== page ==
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What is a Reglet?

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  • Written By: B. Turner
  • Edited By: W. Everett
  • Last Modified Date: 19 November 2016
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A reglet is a building component used to prevent rain and other forms of moisture from entering into a building. Reglets are typically found at intersections between vertical and horizontal building surfaces, but can be used at any transition from one material to another. For example, a reglet is often used on a roof at the joint between the parapet wall and the flat surface of the roof. Builders may also install these devices between a balcony and the wall or at the transition area between masonry and siding mid-way along a wall surface.

The primary function of the reglet is to keep moisture out of the wall by sealing or covering gaps between two materials. By minimizing the risk of moisture infiltration, reglets prevent mildew and rot within the wall cavity. They can also help to extend the life of insulation, drywall and other building materials by keeping them dry and protected.

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Different types of reglets are chosen based on the type of wall they will be installed in. A concrete reglet consists of a metal channel that is embedded into the concrete, as well as a separate section of flashing. One end of the flashing snaps into the channel to form a secure connection, while the other end extends down over the wall's moisture barrier. As rain hits the wall, it flows over the flashing and continues down the wall to the ground. The flashing can also be disconnected during future roof repairs, then reinstalled by snapping it back into place.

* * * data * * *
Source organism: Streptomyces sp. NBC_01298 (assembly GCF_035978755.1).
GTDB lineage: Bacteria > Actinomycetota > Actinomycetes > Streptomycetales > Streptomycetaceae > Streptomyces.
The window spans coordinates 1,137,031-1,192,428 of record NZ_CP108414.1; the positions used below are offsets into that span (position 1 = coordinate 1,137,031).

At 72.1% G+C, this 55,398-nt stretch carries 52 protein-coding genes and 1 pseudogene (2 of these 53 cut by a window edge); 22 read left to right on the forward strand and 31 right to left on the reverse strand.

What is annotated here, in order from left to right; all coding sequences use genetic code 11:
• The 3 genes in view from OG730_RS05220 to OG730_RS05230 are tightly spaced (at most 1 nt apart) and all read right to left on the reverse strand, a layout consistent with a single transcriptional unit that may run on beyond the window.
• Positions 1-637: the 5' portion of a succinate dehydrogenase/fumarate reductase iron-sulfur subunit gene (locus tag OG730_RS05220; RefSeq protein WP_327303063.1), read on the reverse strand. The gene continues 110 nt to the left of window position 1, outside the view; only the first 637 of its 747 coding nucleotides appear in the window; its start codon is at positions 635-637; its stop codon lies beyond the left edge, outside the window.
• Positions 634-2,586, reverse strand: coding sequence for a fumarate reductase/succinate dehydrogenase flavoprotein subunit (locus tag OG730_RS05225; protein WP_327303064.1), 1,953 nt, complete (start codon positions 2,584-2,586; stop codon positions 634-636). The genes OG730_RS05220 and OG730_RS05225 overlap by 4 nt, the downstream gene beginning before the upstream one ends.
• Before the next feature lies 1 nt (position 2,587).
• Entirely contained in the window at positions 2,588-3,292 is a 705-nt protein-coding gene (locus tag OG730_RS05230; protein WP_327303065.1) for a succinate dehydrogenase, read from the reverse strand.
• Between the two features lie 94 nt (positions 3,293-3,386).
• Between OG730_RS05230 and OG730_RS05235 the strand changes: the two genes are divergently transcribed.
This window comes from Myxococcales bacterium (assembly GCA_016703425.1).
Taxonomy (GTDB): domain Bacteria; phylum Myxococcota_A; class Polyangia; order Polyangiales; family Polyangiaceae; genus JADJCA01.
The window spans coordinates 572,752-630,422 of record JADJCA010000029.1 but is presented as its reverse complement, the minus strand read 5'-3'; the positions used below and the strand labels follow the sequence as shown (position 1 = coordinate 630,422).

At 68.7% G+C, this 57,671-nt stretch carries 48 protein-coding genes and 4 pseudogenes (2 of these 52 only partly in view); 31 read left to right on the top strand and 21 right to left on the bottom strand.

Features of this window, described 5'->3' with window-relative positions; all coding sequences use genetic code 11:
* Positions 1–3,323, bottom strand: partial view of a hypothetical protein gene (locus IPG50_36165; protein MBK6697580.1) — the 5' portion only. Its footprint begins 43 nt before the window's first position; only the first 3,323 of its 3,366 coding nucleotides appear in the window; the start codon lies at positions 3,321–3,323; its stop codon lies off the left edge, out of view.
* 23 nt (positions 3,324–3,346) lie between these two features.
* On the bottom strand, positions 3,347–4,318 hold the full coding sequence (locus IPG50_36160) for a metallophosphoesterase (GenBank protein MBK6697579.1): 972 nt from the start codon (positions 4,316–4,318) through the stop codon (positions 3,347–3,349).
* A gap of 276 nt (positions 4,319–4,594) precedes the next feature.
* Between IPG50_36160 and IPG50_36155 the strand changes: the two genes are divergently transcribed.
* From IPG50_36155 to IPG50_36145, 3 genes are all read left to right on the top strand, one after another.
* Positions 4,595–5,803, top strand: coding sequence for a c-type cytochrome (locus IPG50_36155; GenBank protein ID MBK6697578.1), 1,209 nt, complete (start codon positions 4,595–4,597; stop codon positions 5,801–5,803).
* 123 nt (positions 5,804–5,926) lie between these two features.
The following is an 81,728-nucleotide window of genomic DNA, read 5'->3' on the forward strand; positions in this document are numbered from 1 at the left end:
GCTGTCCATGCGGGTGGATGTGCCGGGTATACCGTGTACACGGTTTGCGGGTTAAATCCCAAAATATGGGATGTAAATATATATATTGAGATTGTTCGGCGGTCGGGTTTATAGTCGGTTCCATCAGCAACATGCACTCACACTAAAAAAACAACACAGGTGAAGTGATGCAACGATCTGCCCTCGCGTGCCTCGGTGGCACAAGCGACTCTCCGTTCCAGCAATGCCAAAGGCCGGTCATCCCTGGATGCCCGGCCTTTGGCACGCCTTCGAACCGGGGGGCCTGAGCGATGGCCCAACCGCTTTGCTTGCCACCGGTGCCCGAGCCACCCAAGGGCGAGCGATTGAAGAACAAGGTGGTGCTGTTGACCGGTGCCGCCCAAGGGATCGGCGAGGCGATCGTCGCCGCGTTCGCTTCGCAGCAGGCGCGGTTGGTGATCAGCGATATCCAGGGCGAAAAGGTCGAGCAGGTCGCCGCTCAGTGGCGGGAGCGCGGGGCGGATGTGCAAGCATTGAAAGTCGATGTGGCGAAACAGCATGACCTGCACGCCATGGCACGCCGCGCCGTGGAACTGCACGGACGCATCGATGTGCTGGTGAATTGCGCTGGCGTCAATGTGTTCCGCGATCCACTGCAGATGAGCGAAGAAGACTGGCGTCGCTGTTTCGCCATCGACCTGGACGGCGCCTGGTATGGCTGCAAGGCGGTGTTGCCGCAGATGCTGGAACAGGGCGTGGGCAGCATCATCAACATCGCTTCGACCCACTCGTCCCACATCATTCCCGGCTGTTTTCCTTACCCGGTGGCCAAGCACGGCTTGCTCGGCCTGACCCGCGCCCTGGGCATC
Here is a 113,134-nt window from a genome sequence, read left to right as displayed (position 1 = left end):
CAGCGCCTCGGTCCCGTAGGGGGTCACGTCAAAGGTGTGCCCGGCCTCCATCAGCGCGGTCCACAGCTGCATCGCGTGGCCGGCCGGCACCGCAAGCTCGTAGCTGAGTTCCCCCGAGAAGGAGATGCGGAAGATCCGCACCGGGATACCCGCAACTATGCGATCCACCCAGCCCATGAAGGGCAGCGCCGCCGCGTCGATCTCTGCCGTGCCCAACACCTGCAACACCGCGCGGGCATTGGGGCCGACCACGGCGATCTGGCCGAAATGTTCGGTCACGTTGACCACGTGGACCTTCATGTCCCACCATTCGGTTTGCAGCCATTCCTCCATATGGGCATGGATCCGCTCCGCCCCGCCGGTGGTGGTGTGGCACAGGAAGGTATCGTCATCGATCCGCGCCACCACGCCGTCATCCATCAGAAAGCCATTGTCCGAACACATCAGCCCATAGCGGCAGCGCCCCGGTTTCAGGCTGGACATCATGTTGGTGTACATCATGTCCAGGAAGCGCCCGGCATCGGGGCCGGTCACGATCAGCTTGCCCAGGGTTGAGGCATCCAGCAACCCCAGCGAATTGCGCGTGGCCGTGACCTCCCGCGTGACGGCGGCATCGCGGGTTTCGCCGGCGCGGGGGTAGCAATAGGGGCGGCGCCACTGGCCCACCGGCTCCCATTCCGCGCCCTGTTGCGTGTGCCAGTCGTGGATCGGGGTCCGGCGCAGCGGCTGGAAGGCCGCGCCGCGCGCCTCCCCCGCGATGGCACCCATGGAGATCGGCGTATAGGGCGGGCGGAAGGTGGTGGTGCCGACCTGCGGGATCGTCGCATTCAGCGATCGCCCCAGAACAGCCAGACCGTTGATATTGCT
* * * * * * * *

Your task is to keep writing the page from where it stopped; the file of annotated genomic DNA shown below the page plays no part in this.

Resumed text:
In a masonry wall, a reglet typically includes only a single piece of metal flashing. The metal is bent to form an "L" shape, so that when one end of the reglet is installed between the courses of brick or block, the other end will extend down the face of the wall. Reglets used in drywall or stucco walls have a similar shape. One end forms a shelf that supports the base of the drywall or plaster, while the other end extends down the wall several inches to keep moisture out.

Depending on the design of the building, installers may use surface reglets, which are fastened to the face of the wall with nails or screws. A small amount of caulk or construction adhesive is added at the top and bottom of the reglet to prevent moisture infiltration. This type of application is common with pre-cast concrete, which doesn't allow a standard concrete reglet to be embedded in the wall.

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indemnifyme
Post 1

If you are a homeowners, I would really suggest keeping your reglets in good repair. A lot of homeowners policies exclude mold from being covered.

This is relevant because if water leaks in, you will soon be dealing with a mold problem. Mold can harm your health and it is a pretty expensive problem to deal with on your own!

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